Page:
Is Your State Passing its own ICWA law?

State ICWA laws

CAICW has submitted the following letter to the ND legislature in opposition to a state ICWA law.  This can be adapted for any state.  Please feel free to use this information for your own letter.  Let us know if you need help

January 28, 2023

Honorable Chairman Weisz and distinguished committee members,

I want to thank you for this opportunity to address the Indian Child Welfare Act and House Bill 1536.

The Indian Child Welfare Act is an unconstitutional law that has harmed innumerable children and families over the last five decades.  This is why it has become an issue before the United States Supreme court.  Our brief in the Brackeen case – which includes the constitutional argument as well as the experiences of several signatories who have been hurt by the ICWA –  can be read on our website at

My name is Elizabeth Sharon Morris.  I am the birth mother, grandmother, foster and adoptive mother to several enrolled or eligible members.  I was an accepted ICWA home for seventeen years.  I am also an appointed congressional commissioner on the Alyce Spotted Bear and Walter Soboleff Commission on Native Children, author of the book, Dying in Indian Country, and the Chairwoman of the Christian Alliance for Indian Child Welfare, a national 501c3 headquartered in North Dakota.

Founded in 2004, CAICW represents children and families across the nation who have been hurt by the Indian Child Welfare Act – and/or who, as U.S. citizens, do not want tribal government control or interference in their family’s lives.

I am writing today on behalf of the Christian Alliance for Indian Child Welfare.


Misrepresentation of the Needs of Children:

About 75% of tribal members do not live within Indian Country, according to the last 3 U.S. censuses.  Many have deliberately taken their children and left in order to protect their families from the rampant crime and corruption that exists within the boundaries of their home reservation.  Some families, content living mainstream, have not been connected to the reservation system for decades or generations.

Many tribal leaders, along with their friends at the Casey Foundation, NARF and NICWA, assert that separation from Indian culture most assuredly endangers children, and only tribal governments truly know what they need and can care for them.  The claim that the reservation system is the only place for these children is made so often and so forcefully that they have convinced society that interference is akin to child abuse on the part of society – and possibly even a form of genocide.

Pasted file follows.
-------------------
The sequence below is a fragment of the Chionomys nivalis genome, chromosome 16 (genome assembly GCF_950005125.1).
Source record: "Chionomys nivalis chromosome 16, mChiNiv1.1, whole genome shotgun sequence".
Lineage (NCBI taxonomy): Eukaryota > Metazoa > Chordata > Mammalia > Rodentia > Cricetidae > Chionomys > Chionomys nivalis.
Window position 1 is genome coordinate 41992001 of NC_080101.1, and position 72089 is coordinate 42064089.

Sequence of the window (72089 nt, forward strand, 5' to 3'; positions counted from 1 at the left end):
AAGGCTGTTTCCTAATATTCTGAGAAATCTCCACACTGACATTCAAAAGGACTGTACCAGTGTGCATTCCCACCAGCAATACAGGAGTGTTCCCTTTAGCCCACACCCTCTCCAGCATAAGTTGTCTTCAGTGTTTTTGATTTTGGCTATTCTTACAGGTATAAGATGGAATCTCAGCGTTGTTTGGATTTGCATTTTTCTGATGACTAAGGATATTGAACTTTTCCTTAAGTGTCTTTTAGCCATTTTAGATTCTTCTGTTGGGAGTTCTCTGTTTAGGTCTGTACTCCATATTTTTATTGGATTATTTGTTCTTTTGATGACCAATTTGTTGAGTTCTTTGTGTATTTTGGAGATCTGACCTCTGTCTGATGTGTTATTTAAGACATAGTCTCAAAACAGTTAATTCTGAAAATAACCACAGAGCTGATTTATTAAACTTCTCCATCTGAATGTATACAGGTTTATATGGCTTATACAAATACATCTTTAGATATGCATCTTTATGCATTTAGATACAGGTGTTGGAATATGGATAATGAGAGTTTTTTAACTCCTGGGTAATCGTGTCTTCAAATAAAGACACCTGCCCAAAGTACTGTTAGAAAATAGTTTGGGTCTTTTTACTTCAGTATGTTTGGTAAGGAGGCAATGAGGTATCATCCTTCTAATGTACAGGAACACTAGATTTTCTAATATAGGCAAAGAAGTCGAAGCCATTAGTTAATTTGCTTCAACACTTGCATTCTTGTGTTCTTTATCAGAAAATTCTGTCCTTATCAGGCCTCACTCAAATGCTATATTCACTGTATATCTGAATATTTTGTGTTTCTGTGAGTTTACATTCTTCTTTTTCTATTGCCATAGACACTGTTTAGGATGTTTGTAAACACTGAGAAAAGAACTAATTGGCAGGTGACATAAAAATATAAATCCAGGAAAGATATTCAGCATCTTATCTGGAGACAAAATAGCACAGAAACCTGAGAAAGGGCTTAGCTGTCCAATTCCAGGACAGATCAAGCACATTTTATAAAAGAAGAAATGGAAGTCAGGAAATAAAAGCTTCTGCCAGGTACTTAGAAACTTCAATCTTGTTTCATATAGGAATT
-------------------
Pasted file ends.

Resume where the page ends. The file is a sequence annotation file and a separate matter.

This is an insult to many good parents and relatives who have chosen alternative ways of life.

Further, tribal government apologists claim that children of even minute heritage who have never lived anywhere near a reservation or with a tribal member are going to suffer identity issues, as if there is an inherent gene that makes these children different from any other child. In some circles, belief in inherent racial differences is referred to as “racism.”

Tribal leaders claim that the reservation system is the only place for these children – even if their tribal government does not have a working system to care for the children.  Many tribal officials have a difficult time finding safe homes to place children in within reservation boundaries.  It is not just the lack of licensed foster homes – it is the inability to meet the mandates of the Indian Child Welfare Act in the form of safe, willing, relative homes.  The lack of safe homes brings some tribal governments to place children into unsafe homes.

Interestingly, without any concern for psychological effect, ICWA is frequently used to remove children from non-Indian homes that better reflect the cultural heritage the children are comfortable with.  Remember, children of less than 100% blood quantum have other heritages and relatives as well.   Further, physical heritage does not determine cultural heritage.  Children who have been born and raised within mainstream culture are sometimes uncomfortable in reservation communities – no matter their heritage.  Yet, according to Chrissi Nimmo, assistant attorney general for the Cherokee Nation, in 2012 the Cherokee Nation alone had over 100 attorneys targeting about 1,100 active Indian Child Welfare cases involving some 1,500 children across the nation.

There is no denying that not all reservations struggle with crime, not all homes within Indian Country are unsafe, and not all children brought from outside reservation boundaries are unfamiliar with or uncomfortable with reservation life.  The point is, governments should not be mandating what is good for children based on nothing more than their DNA.

Some examples of children hurt by ICWA:

  1. A Detective in Bonney Lake, WA, was forced by ICWA social workers to leave a toddler he had been raising from infancy at the home of suspected drug dealers. The child was forced to stay there about 6 months before he was moved somewhere else – but not back to the only family he had known.
  2. Because social workers believed ICWA demanded it, the Rodriguez boys of California were taken from the home of Hispanic grandparents and placed with their maternal grandmother on the Ute Reservation – a woman who had abused and lost custody of her own children. The boys were subsequently beaten every time they spoke Spanish. Within three weeks, the oldest was permanently brain damaged.
  3. Sierra, who joined CAICW in DC in February 2013, and is currently on the board, told Congressional staff she was torn from a safe home outside the Leech Lake reservation at the age of nine and placed in a relatives’ home, where she was given to a man as a sexual partner. She begged to return to where she felt loved but wasn’t allowed to until she tried to hang herself at age 16.